Bundled hemp

Explore ‘Industrial Hemp Production’ with a New, Practical ATTRA Publication 

A new publication from the National Center for Appropriate Technology’s sustainable agriculture program, ATTRA, offers a practical primer for farmers who want to try their hand at growing industrial hemp.

Absent from U.S. Agriculture since the 1930s, hemp was reintroduced as part of the 2018 Farm Bill. The bill defined hemp as essentially a cannabis plant with 0.3 % or less of THC. That led hemp crops to be subject to complex regulations and testing.

Industrial Hemp Production details those considerations as well as production information for hemp grown to produce fiber, seeds, and CBD cannabis products.

“For some farmers, hemp could make a lot of sense,” said Mike Lewis, a Kentucky farmer and sustainable agriculture specialist with NCAT and one of the authors of the publication. “But it’s a complicated crop to grow and can carry some unusual risks, such as THC levels and required harvesting periods. This publication gives farmers practical tools to understand if it’s the right crop for them.”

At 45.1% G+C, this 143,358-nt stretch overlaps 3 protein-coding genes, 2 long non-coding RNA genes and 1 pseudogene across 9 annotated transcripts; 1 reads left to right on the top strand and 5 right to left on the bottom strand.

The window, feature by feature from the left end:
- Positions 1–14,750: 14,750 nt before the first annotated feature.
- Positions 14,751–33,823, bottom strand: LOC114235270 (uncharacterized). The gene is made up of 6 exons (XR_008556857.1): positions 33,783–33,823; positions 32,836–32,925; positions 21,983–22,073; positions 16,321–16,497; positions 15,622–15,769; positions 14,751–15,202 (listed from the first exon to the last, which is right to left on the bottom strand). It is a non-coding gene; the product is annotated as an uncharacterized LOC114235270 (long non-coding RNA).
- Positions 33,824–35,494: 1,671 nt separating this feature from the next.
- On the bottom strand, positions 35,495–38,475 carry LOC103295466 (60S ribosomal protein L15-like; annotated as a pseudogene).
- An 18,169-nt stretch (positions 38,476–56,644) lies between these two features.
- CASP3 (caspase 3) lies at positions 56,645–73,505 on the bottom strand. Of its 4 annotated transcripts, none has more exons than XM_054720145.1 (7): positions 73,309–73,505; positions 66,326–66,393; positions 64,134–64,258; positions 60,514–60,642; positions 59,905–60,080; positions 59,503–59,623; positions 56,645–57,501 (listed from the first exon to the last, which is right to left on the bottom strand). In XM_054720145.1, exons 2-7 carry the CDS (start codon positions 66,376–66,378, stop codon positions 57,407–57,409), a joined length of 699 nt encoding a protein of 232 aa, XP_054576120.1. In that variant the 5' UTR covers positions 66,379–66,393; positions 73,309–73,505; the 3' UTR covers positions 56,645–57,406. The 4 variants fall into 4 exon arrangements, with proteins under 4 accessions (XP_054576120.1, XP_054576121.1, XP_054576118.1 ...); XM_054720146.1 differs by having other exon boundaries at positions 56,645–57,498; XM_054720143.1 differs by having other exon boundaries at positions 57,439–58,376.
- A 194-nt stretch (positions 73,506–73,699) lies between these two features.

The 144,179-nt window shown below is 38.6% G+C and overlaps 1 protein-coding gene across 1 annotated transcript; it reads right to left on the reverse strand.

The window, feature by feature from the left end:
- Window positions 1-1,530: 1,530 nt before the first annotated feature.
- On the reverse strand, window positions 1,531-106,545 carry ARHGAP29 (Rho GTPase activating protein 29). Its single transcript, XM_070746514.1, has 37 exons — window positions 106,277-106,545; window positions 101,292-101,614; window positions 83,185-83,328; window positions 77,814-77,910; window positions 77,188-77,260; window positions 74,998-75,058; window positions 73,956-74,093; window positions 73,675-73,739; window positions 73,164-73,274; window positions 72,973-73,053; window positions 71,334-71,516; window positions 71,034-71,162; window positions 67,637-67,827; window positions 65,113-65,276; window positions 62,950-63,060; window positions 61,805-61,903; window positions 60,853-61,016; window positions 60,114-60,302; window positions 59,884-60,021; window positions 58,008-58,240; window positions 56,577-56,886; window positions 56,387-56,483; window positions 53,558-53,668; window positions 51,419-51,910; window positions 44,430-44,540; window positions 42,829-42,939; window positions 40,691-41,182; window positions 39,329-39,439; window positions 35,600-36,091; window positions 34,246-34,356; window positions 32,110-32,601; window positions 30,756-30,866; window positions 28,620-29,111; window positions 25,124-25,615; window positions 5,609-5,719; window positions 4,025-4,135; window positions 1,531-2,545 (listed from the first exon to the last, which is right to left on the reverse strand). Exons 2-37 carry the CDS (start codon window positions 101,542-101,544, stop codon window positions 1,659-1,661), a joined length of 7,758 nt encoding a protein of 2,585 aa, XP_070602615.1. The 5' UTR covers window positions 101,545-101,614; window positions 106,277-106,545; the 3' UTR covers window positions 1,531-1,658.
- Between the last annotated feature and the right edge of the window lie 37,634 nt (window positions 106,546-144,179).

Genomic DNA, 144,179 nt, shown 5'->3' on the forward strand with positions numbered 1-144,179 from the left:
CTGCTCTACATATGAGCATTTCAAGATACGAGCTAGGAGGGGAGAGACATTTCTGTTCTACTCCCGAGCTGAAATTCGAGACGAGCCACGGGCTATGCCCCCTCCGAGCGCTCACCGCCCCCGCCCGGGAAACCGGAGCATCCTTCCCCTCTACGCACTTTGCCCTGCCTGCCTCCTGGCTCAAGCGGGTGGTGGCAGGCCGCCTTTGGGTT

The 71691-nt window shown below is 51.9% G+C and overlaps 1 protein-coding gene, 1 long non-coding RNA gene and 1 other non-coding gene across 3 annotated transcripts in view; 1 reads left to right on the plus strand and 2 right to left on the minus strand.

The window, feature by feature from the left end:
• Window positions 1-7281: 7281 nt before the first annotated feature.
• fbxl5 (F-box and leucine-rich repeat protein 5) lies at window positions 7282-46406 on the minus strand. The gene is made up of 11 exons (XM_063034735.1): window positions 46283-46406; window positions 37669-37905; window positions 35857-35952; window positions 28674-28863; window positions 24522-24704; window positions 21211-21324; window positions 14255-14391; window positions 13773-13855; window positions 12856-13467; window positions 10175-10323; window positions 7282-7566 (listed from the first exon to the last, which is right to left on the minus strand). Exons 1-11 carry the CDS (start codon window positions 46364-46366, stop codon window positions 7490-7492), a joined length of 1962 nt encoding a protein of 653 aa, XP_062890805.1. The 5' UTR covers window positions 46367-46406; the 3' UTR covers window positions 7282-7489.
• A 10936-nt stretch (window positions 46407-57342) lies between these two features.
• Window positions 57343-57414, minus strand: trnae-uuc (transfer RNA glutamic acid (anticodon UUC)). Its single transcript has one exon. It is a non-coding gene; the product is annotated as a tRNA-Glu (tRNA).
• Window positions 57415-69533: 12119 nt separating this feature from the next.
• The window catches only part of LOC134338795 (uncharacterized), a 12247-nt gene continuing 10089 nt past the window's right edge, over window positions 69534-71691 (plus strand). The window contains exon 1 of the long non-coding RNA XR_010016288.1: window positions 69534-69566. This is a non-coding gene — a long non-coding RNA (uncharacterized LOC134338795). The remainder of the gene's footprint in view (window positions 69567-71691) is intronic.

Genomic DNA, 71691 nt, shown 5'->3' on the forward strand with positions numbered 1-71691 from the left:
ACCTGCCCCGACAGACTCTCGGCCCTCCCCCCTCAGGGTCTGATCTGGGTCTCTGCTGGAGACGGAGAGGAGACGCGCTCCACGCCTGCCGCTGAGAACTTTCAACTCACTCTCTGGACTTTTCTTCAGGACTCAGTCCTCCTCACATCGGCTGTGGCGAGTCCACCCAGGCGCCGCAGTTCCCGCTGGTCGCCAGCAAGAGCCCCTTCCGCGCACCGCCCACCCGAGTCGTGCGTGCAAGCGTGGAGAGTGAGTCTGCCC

Jody McGinness, director of the Hemp Industries Association, co-authored the publication with Lewis, who serves as the association’s president.

Industrial Hemp Production connects farmers with a variety of information:

  • Regulatory considerations, including state and tribal licensing; local ordinances, seed genetics, and required harvesting windows.
  • Marketing challenges that arise from hemp being a young and volatile market sometimes subject to a variety of regulations depending on where it is being grown.
  • Products that can be produced from hemp and the characteristics of the varieties used for fiber, seeds, and flowers.
  • Practical production tips such as spacing, harvesting, and processing, as well as information on how the tough, resinous hemp plants can affect equipment.

Industrial Hemp Production is available to download free on the ATTRA website at ATTRA.NCAT.ORG. It was produced by NCAT through the ATTRA Sustainable Agriculture program, under a cooperative agreement with USDA Rural Development.